"But which one are you and Tristan?" Michelle said. "Uh, both actually." Seeing her open her mouth to pelt me with questions, I threw up a hand. "Not now. I'll explain later."
A scream, even higher-pitched than all the other screams and shouts filling the Circle, made me twist and look around. Emily, there by my parents and Mac. Something was wrong with her. She was seated on the ground, her upper body braced against a tree trunk, both her arms curved around her stomach. Had she been hit by a spell?
Her round eyes widened still further, then narrowed into slits as she cried out again then pursed her lips. Her cheeks curved out like a chipmunk's out then sucked in repeatedly, almost as if she were blowing up a balloon.
Or doing Lamaze breathing.
Oh, no. The baby. She must be in real labor after all.
I visually searched the Circle, spotted the descendant I was looking for, then vamp blurred across the fifty yards of embattled descendants until I reached him. "Dr. Faulkner!"
He whirled and almost zapped me with an energy orb before recognizing me. "Savannah!"
"It's Emily. Her baby's coming and it''s like me. She needs your help delivering it. Quick, hold your breath."
He barely had time to suck in a breath, his thoughts startled and trying to figure out why he should be holding his breath at all now. Then I wrapped an arm around his waist, lifted him a few inches off the ground, and vamp blurred with him over to Emily.
As soon as we stopped, he gasped, grabbed the tree trunk with one hand for support, and bent over in an effort not to fall down. When he found his balance again, he crouched down at Emily's feet and checked her pulse then felt around her tummy.
"The baby is definitely ready to come now," he said, his words almost lost within the sound of all the fighting around us. "We need to get you out of here, somewhere safe-"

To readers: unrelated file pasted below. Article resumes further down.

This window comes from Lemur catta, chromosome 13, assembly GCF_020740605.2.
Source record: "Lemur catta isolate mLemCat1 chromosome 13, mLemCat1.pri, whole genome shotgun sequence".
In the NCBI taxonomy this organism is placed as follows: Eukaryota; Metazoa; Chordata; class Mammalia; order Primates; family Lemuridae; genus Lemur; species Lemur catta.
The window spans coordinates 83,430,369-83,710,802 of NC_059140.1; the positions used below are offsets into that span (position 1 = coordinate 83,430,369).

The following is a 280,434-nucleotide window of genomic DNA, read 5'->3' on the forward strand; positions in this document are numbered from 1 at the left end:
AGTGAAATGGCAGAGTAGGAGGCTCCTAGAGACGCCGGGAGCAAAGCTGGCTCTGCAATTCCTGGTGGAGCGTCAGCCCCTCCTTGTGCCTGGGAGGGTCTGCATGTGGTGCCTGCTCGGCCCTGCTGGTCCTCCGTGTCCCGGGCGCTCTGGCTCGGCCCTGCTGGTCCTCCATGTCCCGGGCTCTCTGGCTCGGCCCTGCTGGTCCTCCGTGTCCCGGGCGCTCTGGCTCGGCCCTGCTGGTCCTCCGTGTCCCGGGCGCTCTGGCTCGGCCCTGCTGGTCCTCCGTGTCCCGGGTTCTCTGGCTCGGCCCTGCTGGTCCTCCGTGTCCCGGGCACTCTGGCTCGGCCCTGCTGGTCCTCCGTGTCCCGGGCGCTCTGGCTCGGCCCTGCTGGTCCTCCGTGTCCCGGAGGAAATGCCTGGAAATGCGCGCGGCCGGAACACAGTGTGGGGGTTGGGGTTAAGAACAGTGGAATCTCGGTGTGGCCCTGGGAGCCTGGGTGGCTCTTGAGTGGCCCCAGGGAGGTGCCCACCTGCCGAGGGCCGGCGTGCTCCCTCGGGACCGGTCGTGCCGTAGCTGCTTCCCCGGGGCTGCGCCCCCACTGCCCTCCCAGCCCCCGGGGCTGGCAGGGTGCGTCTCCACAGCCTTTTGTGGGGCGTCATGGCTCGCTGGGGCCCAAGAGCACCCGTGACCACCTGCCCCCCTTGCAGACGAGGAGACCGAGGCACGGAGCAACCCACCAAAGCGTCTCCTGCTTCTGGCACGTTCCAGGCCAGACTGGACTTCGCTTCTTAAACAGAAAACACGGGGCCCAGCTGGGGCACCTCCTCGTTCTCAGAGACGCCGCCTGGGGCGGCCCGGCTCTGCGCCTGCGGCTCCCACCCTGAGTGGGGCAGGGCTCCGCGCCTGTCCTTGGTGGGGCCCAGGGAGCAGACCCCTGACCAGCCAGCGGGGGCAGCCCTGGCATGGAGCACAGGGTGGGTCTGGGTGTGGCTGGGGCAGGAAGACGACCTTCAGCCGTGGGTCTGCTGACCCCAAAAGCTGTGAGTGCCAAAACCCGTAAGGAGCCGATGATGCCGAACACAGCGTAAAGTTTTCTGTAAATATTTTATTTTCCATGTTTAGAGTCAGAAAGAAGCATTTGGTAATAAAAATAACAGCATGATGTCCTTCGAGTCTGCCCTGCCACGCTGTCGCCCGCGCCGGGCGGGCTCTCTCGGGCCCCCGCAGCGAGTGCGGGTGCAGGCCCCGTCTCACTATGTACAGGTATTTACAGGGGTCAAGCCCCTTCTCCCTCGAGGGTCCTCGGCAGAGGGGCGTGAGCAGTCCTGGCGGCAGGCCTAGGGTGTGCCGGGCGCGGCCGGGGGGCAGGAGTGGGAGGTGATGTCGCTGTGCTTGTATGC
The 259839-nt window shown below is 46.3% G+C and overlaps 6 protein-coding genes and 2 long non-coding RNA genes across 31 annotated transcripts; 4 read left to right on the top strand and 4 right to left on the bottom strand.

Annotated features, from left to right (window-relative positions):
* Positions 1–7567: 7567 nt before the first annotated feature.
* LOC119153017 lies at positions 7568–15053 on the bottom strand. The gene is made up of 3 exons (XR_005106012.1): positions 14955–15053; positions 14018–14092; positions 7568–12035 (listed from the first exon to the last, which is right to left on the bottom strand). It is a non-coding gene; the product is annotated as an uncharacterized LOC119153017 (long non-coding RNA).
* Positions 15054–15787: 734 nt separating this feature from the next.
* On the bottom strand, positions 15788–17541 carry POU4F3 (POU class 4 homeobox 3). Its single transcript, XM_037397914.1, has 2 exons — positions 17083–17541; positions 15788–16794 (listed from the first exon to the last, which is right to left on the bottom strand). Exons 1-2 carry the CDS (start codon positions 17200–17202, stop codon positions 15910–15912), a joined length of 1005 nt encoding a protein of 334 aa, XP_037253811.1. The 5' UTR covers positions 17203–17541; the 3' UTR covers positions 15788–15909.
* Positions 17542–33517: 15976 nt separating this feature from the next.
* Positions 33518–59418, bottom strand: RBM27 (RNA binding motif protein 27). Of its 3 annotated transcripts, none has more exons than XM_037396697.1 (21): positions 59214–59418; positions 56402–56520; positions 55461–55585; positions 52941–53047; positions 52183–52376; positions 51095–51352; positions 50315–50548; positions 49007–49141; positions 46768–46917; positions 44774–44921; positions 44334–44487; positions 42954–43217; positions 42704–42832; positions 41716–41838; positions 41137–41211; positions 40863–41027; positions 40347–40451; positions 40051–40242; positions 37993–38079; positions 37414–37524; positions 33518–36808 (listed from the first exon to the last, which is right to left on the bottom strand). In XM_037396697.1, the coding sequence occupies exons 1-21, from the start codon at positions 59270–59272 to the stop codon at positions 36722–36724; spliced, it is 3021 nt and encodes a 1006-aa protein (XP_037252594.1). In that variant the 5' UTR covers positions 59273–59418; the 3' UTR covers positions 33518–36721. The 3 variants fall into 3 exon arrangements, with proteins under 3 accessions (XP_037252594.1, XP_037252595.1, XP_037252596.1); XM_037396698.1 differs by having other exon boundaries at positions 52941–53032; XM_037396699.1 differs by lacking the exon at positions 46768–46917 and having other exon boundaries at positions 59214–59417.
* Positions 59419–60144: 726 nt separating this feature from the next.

"Not a hospital!" Emily managed between hard puffs of air out through her lips.
"The house," Dad suggested. "I will carry her. Savannah, you bring the doctor."
"I should-" Mom began, meaning to go with Emily and help her.
I read the answer in Dad's thoughts even before he shook his head. Dad might be forced to rely on Dr. Faulkner's medical experience as far as helping Emily deliver this baby, because the doctor was the only descendant here capable of helping her. But that didn't mean Dad would risk putting Mom's safety into the Clann doctor's hands, too. Not if there was even a slim chance that Dr. Faulkner was on Mr. Williams's side.
"Stay here with Mac behind the tree out of sight," Dad told her. "I will be right back."
He didn't wait for our agreement before scooping Emily up into his arms then disappearing.
"Hold your breath," I warned the doctor again, waiting just until he'd had a chance to suck in a deep breath before grabbing him once more and vamp blurring him through the woods, across the backyard and into the now open patio doors into the Coleman house.
Dad was laying Emily on the couch when we arrived.
I set the doctor on his feet. "I'd better get back. Good luck, Emily. You're going to do great."
She didn't even look up, her face red and scrunched as she started Lamaze breathing again.
I turned and vamp blurred back the way I'd come, returning to my human friends in the Circle in less than a second to find Anne deep in argument with Ron, apparently over whether it was safe for her to use her beloved compound bow and arrows on anyone in the fight. Thank goodness it looked like Ron was going to win the argument against that idea.